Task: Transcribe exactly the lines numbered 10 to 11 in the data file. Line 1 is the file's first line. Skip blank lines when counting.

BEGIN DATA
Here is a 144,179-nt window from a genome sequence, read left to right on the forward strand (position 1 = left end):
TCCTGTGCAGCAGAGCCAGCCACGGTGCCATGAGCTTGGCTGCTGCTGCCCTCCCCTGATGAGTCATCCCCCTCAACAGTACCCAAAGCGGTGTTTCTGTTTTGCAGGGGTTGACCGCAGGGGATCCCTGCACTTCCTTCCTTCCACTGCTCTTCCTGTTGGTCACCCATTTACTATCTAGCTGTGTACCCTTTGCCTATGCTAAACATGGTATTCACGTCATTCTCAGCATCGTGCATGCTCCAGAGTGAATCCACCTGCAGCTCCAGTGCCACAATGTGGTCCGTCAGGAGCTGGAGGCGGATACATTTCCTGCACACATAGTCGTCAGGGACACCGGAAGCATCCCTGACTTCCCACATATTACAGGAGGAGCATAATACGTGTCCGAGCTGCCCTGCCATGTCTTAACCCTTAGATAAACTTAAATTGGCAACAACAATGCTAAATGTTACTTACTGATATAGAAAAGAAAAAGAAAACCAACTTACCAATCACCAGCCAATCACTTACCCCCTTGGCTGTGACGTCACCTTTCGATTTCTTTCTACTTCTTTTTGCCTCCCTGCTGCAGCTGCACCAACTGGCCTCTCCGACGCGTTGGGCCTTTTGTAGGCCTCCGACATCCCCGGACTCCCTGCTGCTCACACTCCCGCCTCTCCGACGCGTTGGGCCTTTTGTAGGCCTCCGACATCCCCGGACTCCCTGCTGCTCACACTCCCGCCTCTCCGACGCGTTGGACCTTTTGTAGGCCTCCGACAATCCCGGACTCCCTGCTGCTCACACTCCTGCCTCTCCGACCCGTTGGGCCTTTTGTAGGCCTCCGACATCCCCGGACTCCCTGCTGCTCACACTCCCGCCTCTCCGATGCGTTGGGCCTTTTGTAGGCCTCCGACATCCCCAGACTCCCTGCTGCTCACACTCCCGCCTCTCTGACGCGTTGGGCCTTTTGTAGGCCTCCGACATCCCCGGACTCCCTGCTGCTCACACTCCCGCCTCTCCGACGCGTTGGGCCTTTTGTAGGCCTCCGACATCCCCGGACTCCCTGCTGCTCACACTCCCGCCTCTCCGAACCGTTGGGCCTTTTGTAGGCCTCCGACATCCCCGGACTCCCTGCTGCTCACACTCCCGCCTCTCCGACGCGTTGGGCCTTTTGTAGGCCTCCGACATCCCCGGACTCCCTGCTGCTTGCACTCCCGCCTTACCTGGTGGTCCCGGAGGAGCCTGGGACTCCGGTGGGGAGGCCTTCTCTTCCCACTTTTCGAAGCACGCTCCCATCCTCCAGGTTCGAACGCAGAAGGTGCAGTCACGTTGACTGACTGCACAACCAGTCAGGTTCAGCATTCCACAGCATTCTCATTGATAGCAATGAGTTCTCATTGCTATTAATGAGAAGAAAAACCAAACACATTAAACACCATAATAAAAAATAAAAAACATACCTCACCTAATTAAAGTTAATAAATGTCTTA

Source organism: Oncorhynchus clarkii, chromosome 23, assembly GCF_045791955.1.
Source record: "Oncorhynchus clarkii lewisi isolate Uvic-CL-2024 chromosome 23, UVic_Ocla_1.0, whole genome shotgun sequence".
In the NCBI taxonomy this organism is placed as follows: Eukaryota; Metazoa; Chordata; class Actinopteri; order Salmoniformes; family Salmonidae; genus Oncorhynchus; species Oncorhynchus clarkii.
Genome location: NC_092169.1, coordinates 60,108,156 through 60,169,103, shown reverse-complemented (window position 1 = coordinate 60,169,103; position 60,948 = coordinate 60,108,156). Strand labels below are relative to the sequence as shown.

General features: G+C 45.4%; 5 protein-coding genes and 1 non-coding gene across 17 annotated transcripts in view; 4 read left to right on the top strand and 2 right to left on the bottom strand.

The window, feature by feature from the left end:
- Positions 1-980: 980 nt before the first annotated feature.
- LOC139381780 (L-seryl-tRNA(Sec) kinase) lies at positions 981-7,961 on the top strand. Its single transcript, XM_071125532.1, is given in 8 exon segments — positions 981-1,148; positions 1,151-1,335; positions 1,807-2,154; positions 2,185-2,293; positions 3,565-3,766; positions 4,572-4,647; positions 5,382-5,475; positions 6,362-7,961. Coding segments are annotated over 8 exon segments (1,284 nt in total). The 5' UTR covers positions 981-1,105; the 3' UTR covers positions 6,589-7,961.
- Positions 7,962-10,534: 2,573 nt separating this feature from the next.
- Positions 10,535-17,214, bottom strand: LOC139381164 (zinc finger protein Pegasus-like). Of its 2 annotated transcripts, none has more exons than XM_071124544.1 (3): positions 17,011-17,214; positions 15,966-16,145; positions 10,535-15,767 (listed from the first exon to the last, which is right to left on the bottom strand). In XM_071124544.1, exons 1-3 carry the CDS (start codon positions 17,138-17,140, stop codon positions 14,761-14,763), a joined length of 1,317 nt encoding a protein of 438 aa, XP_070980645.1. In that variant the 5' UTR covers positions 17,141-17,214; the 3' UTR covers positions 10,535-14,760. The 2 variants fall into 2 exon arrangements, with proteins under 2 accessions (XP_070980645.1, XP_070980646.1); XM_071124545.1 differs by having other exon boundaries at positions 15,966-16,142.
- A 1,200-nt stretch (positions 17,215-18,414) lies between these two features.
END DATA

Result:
- LOC139381780 (L-seryl-tRNA(Sec) kinase) lies at positions 981-7,961 on the top strand. Its single transcript, XM_071125532.1, is given in 8 exon segments — positions 981-1,148; positions 1,151-1,335; positions 1,807-2,154; positions 2,185-2,293; positions 3,565-3,766; positions 4,572-4,647; positions 5,382-5,475; positions 6,362-7,961. Coding segments are annotated over 8 exon segments (1,284 nt in total). The 5' UTR covers positions 981-1,105; the 3' UTR covers positions 6,589-7,961.
- Positions 7,962-10,534: 2,573 nt separating this feature from the next.